Now, he has Renal Failure because of it. And his IDDM is very brittle now.
    The kicker is, his wife even offered to bring in his insulin and needles and accucheck monitor so that he could be stable, and the jailors denied it.
    Yes, there is a pending lawsuit over it!
    I think your situation is very unfortunate. I don't know if I'd say that is the norm. At the jail where I work, if an inmate is on a medication, including psychotropics after the physician is gone for the day, then the family member can bring in the ORIGINAL current prescription bottle with meds and that inmates name imprinted. The info is copied and an order is obtained for it. If it is a psychotropic then a short order is obtained until the next day when the psychiatrist can see them. Diabetes is kind of ridiculous not to treat. If an inmate states he has DM, then a BS is obtained and if he/she can tell us his regimen (oral or SQ) we can get an order for it and routine accuchecks from the doctor by calling him. I work in Augusta Georgia but every facility has it's own policy. Unfortunately, there can be negative care given to inmates because of where they are. Also, you have 2 agendas going on in corrections. Medical has their own and Security has their own. Majority of the times, security wins. The atomosphere between the two is not of the best. Sometimes, medical wants to help but security shuts you down :angryfire . I didn't even know there were facilities that did not have 24 hr nursing. An inmate can be admitted at anytime of the day or night. Maybe the 2 can come together one day, hopefully .
  12. by   LPN_mn
    I work in a regional treatment center for the Mentally Ill and Dangerous and the Sex Offenders. I could tell you some very disturbing stories about the MI&D patients. They normally come to us after they have been to the court. They have comitted murder, rape and many other horrific acts upon innocent people. These people are very dangerous and are only med complient when they are in the institutionalized setting. One of the other posters noted that they are not med compliant because they do not like the side effects of the drugs and that is a very true statement. Some of the MI&D patients have what is Jarvis. This means if they do not voluntarily take theire meds that we can force them to take them. I understand that these people are mentally ill but I would not want them out on the streets for any reason due to the horrific crimes that they have commited because they did not take their meds. They preferred the alcohol and illegal drugs to treat their symptoms. These are very intelligent people for the most part. They know the difference between right and wrong yet they choose to not take their meds and then decompensate and that is what gets them into trouble. Don't blame corrections for their problems. They have brought their incarceration upon themselves and corrections always seem to get the blame. We are not making any money off of the people either. They are court ordered into the facility and the state is paying for them to be there. The state also pays for their medical, dental, and psychiatric treatment. I would like to know how anyone figures that we are making money off these people. I am only referring to the mentally Ill population. The sex offender programs are just as bad. But don't get me started on that one.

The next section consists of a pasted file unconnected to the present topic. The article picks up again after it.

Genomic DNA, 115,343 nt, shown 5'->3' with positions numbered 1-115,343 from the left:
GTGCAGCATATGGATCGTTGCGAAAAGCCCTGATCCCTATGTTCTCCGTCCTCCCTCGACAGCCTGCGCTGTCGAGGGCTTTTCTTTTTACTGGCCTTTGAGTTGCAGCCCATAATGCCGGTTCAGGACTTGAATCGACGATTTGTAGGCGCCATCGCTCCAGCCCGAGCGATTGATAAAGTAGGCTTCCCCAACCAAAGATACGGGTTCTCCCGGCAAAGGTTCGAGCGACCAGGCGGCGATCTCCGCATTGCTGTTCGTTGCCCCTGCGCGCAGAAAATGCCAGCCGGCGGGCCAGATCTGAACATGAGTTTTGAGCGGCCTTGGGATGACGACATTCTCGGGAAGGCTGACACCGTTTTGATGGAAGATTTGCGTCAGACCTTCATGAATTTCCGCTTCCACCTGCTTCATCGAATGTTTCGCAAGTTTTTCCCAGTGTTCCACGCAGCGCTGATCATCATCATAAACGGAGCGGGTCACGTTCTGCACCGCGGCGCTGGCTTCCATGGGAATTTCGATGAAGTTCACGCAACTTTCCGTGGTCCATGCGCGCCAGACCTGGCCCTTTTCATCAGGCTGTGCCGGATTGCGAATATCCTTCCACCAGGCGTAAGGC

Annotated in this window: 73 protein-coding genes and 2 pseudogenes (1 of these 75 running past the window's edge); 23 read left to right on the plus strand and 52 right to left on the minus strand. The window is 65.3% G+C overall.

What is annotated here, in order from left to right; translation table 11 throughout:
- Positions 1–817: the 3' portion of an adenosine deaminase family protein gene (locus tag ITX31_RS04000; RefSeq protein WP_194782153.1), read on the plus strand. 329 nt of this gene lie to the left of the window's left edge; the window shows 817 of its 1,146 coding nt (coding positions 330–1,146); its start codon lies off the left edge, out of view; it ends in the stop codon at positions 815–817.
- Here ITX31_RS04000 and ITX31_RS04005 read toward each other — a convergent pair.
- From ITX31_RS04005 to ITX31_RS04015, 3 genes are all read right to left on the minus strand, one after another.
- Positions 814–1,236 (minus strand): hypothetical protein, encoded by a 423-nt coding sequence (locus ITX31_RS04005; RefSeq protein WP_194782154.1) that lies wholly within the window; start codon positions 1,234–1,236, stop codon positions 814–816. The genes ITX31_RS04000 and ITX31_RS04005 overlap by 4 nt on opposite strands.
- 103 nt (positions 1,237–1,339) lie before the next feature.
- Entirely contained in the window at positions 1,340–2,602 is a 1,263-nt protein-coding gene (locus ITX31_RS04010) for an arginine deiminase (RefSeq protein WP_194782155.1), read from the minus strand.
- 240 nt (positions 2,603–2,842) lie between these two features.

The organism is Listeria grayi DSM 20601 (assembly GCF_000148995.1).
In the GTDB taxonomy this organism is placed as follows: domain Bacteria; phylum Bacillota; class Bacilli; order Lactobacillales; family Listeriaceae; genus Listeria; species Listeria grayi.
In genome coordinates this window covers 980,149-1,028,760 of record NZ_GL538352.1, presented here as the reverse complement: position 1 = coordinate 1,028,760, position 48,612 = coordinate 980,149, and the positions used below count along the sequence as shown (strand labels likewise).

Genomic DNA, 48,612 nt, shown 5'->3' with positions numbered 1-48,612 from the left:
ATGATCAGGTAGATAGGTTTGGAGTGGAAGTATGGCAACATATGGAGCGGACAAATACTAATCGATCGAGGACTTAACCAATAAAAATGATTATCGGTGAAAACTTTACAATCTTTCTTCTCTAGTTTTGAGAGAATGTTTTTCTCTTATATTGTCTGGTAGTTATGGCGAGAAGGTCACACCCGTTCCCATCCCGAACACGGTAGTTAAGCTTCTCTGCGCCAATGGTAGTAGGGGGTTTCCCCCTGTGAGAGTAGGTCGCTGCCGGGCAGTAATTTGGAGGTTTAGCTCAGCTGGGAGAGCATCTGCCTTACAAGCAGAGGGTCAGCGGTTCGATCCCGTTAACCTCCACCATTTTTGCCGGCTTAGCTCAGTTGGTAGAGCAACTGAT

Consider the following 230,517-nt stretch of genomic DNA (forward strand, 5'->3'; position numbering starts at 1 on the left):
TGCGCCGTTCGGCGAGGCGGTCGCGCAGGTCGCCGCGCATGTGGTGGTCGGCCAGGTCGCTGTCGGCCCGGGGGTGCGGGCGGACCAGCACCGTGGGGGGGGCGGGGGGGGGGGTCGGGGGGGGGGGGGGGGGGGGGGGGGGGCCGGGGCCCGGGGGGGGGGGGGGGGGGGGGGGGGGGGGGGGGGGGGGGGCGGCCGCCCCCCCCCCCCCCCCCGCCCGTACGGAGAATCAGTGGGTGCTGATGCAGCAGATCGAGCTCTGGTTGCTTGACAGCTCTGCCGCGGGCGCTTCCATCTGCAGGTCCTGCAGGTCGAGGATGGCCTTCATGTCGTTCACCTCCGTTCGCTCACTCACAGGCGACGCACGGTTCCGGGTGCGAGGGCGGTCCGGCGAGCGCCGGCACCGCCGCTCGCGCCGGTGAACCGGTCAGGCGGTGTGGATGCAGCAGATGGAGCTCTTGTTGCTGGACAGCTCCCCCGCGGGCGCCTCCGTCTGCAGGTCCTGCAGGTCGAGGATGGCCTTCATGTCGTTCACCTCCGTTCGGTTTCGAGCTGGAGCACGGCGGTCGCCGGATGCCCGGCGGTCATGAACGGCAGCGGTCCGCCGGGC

13. by   jamangel
    Most inmates aren't med compliant until they are institutionalized or incarcerated.